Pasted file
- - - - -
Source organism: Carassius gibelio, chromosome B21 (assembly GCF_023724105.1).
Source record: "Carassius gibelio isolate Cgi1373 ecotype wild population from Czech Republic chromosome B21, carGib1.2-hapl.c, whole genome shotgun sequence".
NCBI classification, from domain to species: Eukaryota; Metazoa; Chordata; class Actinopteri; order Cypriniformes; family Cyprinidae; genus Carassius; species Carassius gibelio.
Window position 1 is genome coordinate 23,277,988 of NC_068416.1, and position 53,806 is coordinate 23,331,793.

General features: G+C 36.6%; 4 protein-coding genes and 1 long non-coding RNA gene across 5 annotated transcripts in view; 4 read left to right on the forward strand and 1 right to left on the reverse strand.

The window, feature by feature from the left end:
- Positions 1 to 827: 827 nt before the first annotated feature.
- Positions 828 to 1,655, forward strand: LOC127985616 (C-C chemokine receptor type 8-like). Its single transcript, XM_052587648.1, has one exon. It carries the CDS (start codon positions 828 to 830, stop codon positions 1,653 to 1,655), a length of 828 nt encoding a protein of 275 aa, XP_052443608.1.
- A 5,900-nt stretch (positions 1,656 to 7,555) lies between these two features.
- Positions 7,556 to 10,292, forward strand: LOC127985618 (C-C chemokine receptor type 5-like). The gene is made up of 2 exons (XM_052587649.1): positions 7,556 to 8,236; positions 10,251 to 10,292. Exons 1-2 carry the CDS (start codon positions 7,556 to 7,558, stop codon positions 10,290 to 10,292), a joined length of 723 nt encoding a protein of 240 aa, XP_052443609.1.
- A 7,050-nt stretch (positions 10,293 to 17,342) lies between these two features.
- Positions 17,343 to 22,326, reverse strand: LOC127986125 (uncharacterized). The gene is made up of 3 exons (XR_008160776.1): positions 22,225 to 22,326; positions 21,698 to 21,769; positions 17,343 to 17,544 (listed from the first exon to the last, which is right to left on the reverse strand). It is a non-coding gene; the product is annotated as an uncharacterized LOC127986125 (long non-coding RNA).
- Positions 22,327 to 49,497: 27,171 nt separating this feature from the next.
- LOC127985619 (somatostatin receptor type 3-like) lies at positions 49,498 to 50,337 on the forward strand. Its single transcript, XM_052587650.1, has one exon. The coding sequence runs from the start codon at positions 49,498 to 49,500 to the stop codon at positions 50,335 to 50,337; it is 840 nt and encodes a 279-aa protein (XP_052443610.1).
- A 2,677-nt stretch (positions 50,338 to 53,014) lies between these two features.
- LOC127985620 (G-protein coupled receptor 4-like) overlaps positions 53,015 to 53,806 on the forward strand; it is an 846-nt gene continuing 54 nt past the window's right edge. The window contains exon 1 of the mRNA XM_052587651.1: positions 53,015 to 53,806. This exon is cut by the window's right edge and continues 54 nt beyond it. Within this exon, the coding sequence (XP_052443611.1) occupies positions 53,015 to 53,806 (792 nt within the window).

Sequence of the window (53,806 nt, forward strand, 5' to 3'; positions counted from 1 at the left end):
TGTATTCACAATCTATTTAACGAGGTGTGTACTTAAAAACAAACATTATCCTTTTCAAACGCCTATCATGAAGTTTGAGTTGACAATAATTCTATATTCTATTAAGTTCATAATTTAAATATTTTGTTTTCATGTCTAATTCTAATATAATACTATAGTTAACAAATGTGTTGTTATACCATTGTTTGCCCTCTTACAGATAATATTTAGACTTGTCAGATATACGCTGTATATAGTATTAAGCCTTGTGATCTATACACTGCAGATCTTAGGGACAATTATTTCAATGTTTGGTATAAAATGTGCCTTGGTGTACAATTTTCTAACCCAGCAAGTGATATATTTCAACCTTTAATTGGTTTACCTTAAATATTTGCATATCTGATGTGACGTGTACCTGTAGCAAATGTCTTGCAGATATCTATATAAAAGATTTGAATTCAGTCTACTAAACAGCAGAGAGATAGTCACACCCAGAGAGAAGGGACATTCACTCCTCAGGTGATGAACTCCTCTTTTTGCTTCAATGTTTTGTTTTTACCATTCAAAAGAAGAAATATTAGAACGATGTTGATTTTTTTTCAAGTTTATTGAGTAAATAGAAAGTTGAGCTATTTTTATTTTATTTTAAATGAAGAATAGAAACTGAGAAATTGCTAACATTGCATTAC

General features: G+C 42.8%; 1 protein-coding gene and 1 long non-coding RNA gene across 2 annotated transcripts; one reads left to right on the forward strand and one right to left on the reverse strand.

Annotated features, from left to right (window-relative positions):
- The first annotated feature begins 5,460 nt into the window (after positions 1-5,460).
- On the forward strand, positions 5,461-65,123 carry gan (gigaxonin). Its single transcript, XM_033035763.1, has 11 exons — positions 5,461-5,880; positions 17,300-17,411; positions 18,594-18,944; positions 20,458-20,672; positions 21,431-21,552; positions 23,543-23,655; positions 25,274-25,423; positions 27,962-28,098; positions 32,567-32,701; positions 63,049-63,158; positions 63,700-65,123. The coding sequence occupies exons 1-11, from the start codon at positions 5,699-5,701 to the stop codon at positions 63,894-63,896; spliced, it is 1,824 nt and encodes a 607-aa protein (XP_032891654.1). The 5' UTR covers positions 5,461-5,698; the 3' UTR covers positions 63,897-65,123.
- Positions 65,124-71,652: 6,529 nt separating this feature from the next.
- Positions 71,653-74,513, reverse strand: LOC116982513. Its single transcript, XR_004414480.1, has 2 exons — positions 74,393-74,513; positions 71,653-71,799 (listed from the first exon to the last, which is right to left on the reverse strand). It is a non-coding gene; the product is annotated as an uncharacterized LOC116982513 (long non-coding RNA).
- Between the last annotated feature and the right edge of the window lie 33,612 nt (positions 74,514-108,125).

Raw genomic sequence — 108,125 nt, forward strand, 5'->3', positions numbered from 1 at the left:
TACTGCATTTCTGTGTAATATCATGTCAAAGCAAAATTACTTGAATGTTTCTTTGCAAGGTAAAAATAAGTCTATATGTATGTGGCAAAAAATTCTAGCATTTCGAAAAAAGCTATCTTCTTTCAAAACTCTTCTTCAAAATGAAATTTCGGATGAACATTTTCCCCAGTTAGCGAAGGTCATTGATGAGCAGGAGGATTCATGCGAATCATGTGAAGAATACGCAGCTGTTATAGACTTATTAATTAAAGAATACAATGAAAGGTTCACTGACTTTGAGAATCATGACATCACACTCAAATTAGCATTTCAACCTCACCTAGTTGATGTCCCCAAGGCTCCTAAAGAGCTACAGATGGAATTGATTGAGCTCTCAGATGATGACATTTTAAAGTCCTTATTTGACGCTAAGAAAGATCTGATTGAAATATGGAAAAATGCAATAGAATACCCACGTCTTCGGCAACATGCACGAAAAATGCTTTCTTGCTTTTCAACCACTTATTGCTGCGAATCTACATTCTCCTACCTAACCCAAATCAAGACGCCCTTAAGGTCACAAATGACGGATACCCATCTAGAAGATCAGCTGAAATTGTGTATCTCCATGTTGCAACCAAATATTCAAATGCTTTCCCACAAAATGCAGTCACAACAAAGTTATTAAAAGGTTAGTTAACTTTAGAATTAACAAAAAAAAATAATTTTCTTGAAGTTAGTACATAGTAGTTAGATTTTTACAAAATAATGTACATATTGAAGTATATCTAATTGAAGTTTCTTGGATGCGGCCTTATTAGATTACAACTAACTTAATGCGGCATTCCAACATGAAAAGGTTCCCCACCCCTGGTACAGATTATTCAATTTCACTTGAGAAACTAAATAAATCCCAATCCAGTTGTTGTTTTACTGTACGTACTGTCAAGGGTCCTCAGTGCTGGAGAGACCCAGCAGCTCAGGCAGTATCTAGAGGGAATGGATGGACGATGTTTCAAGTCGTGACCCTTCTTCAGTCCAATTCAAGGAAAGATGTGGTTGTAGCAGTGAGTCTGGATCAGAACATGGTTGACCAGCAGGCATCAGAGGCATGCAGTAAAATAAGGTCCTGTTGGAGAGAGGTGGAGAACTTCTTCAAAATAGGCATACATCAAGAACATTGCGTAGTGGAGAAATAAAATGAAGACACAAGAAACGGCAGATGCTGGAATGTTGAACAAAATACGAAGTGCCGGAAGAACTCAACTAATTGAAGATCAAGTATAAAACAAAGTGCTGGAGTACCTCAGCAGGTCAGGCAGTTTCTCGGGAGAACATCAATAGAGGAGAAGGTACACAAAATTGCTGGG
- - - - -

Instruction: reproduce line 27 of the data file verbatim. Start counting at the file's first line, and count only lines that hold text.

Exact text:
TACTGCATTTCTGTGTAATATCATGTCAAAGCAAAATTACTTGAATGTTTCTTTGCAAGGTAAAAATAAGTCTATATGTATGTGGCAAAAAATTCTAGCATTTCGAAAAAAGCTATCTTCTTTCAAAACTCTTCTTCAAAATGAAATTTCGGATGAACATTTTCCCCAGTTAGCGAAGGTCATTGATGAGCAGGAGGATTCATGCGAATCATGTGAAGAATACGCAGCTGTTATAGACTTATTAATTAAAGAATACAATGAAAGGTTCACTGACTTTGAGAATCATGACATCACACTCAAATTAGCATTTCAACCTCACCTAGTTGATGTCCCCAAGGCTCCTAAAGAGCTACAGATGGAATTGATTGAGCTCTCAGATGATGACATTTTAAAGTCCTTATTTGACGCTAAGAAAGATCTGATTGAAATATGGAAAAATGCAATAGAATACCCACGTCTTCGGCAACATGCACGAAAAATGCTTTCTTGCTTTTCAACCACTTATTGCTGCGAATCTACATTCTCCTACCTAACCCAAATCAAGACGCCCTTAAGGTCACAAATGACGGATACCCATCTAGAAGATCAGCTGAAATTGTGTATCTCCATGTTGCAACCAAATATTCAAATGCTTTCCCACAAAATGCAGTCACAACAAAGTTATTAAAAGGTTAGTTAACTTTAGAATTAACAAAAAAAAATAATTTTCTTGAAGTTAGTACATAGTAGTTAGATTTTTACAAAATAATGTACATATTGAAGTATATCTAATTGAAGTTTCTTGGATGCGGCCTTATTAGATTACAACTAACTTAATGCGGCATTCCAACATGAAAAGGTTCCCCACCCCTGGTACAGATTATTCAATTTCACTTGAGAAACTAAATAAATCCCAATCCAGTTGTTGTTTTACTGTACGTACTGTCAAGGGTCCTCAGTGCTGGAGAGACCCAGCAGCTCAGGCAGTATCTAGAGGGAATGGATGGACGATGTTTCAAGTCGTGACCCTTCTTCAGTCCAATTCAAGGAAAGATGTGGTTGTAGCAGTGAGTCTGGATCAGAACATGGTTGACCAGCAGGCATCAGAGGCATGCAGTAAAATAAGGTCCTGTTGGAGAGAGGTGGAGAACTTCTTCAAAATAGGCATACATCAAGAACATTGCGTAGTGGAGAAATAAAATGAAGACACAAGAAACGGCAGATGCTGGAATGTTGAACAAAATACGAAGTGCCGGAAGAACTCAACTAATTGAAGATCAAGTATAAAACAAAGTGCTGGAGTACCTCAGCAGGTCAGGCAGTTTCTCGGGAGAACATCAATAGAGGAGAAGGTACACAAAATTGCTGGG